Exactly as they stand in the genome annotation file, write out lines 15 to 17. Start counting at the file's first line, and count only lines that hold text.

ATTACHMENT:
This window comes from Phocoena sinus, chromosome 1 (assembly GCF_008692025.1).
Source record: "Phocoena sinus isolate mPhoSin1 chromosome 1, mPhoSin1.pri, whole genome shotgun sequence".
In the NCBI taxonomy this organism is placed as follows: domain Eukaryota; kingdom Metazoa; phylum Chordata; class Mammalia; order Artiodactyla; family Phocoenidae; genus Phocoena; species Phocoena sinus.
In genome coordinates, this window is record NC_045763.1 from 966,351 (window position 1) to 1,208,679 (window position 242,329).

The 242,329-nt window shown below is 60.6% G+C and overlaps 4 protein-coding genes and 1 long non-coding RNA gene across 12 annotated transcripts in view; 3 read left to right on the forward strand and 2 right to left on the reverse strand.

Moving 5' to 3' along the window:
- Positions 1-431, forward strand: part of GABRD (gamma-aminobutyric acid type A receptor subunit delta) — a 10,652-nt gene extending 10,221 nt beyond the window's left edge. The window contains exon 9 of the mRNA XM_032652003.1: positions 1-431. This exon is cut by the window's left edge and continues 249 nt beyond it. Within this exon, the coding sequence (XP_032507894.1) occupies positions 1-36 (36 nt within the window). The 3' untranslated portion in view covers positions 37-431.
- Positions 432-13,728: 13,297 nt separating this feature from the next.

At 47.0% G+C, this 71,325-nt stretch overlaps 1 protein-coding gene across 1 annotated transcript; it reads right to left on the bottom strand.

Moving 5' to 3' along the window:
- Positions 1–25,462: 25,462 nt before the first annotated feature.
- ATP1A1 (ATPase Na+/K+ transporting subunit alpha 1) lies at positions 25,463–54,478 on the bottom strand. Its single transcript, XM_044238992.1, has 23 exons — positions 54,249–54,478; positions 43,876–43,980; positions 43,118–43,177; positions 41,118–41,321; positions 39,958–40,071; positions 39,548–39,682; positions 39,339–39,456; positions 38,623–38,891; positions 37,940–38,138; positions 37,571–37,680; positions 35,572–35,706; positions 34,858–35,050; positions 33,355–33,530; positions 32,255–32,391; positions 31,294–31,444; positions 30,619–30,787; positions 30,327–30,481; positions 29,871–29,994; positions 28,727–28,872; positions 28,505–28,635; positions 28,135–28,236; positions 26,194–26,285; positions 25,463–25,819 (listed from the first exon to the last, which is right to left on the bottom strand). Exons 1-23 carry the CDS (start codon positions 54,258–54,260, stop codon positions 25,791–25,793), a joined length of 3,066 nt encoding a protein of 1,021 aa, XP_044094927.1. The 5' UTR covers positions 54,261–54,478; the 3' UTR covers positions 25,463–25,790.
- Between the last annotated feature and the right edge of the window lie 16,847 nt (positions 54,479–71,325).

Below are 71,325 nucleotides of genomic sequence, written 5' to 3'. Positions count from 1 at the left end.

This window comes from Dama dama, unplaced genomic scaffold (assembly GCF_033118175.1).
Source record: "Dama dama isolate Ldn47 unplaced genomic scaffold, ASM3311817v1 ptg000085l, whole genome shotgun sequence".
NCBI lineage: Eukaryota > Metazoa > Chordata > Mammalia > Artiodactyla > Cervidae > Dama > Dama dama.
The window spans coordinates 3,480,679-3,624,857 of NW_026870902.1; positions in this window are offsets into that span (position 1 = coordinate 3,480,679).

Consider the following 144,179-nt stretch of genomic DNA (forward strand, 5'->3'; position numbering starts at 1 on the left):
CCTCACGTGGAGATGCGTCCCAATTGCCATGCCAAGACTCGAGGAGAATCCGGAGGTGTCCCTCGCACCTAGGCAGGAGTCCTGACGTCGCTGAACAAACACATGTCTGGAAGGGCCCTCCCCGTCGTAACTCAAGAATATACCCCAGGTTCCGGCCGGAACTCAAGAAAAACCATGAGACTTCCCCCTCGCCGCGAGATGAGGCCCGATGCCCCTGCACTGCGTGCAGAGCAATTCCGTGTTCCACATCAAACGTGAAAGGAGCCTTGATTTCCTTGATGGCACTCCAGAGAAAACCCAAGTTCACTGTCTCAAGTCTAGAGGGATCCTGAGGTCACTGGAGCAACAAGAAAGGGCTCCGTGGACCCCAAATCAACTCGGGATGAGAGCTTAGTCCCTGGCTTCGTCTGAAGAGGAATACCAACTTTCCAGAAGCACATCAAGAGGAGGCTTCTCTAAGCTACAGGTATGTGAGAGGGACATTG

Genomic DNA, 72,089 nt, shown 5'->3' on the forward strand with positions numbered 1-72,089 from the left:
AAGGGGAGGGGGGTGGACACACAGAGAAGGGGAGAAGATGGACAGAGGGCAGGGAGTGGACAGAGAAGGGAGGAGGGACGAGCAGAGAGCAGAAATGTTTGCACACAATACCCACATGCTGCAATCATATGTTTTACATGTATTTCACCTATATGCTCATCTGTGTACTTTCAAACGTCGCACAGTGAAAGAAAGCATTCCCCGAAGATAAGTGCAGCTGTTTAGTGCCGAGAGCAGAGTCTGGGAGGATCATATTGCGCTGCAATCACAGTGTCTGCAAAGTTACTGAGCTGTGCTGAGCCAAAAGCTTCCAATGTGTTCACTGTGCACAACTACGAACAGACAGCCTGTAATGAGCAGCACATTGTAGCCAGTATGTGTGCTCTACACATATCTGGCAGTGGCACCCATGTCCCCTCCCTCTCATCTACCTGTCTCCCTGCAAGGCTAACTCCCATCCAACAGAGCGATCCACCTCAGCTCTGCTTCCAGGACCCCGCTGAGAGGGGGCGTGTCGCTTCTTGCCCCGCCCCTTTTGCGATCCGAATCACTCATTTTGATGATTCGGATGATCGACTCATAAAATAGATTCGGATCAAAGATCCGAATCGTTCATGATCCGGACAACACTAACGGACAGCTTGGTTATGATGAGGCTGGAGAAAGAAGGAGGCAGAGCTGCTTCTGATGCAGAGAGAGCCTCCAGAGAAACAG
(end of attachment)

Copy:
This window comes from Dama dama, unplaced genomic scaffold (assembly GCF_033118175.1).
Source record: "Dama dama isolate Ldn47 unplaced genomic scaffold, ASM3311817v1 ptg000085l, whole genome shotgun sequence".
NCBI lineage: Eukaryota > Metazoa > Chordata > Mammalia > Artiodactyla > Cervidae > Dama > Dama dama.